Old age allowances grossly inadequate
Shamsul Huda, a beneficiary of the government's social safety net programmes, lives in a rickety little tin- shack in Noboganga area under Paba upazila of Rajshahi.
With a mud-oven and two bamboo benches out front, the ramshackle structure resembles a shop more than it does a home.
However, this is with good reason as Huda once used to sell tea and dry food items from the stall.
"But it has become by home now," the 82-year-old said while describing how the government allowance he receives has fallen short of protecting him from complete poverty.
Huda was 65 when he first started getting an old age allowance from the government in 2005. The shop still provided an income at the time and his sons where there to help out too.
"I was doing well back then with all these helps," he said.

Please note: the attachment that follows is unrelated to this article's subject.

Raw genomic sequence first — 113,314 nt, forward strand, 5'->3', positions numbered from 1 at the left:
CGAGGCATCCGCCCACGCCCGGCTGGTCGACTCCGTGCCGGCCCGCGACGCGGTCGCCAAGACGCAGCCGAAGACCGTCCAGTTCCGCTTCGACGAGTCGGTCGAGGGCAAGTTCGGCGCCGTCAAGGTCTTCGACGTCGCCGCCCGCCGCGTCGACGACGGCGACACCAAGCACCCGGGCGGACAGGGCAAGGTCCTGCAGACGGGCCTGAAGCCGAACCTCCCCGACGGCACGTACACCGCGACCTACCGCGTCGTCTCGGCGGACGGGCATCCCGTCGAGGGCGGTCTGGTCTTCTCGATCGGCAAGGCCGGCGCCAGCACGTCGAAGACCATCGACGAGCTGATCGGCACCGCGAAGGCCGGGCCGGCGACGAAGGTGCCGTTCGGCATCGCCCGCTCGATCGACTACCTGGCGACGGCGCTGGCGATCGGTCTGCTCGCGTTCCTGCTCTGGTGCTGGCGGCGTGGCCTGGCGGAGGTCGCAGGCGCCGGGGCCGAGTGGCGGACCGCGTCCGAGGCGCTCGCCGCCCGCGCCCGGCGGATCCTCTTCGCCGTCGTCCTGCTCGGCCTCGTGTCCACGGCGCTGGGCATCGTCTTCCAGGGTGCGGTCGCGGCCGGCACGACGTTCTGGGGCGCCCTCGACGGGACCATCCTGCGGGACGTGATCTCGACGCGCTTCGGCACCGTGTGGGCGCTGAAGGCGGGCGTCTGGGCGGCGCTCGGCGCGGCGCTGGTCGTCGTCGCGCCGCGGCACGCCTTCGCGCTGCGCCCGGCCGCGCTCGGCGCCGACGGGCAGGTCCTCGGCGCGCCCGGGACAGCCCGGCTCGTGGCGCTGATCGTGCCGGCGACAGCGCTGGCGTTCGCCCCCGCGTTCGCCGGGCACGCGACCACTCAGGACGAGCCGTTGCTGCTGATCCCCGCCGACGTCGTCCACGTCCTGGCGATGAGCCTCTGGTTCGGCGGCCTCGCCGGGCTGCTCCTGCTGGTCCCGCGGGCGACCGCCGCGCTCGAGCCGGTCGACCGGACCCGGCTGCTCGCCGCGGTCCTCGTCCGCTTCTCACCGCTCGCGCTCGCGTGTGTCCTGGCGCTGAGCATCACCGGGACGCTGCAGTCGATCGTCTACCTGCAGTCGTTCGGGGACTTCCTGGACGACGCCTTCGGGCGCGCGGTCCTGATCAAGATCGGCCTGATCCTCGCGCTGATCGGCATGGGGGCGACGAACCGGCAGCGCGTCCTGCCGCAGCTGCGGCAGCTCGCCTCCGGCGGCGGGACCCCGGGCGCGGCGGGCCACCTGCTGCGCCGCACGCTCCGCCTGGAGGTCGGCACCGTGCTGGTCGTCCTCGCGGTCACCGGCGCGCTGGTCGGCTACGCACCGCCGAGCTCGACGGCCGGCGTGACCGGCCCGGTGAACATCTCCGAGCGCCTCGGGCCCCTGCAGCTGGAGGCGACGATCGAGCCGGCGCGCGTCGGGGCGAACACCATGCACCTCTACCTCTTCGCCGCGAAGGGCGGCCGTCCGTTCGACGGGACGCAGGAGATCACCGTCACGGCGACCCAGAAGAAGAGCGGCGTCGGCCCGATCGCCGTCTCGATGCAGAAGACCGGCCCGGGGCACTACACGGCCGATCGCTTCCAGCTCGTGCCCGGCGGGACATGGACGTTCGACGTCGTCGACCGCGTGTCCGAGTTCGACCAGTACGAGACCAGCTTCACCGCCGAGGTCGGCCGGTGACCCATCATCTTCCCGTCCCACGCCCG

But even though the monthly old age allowance was increased to Tk 500 from Tk 180 in fiscal year 2016-17, Huda's growing age and deteriorating health eventually caught up to him.
Having suffered from asthma from an early age, Huda was forced to shut down the tea-stall as smoke emissions from the mud-oven would worsen his condition.
Huda needs to buy two asthma inhalers costing about Tk 250 apiece each month and seeing as he receives three-months of allowance at time, all the money is usually spent on his treatment.
Due to the prolonged wait between disbursals, he often has to buy the inhalers on credit or get his sons to pay for them.
"What can you do with Tk 500 these days anyway? It gets finished before it even comes to my hand," said Huda, who requires other medicine as well.
Local doctors have advised him to seek better treatment but doing so is seemingly impossible given his current financial capacity.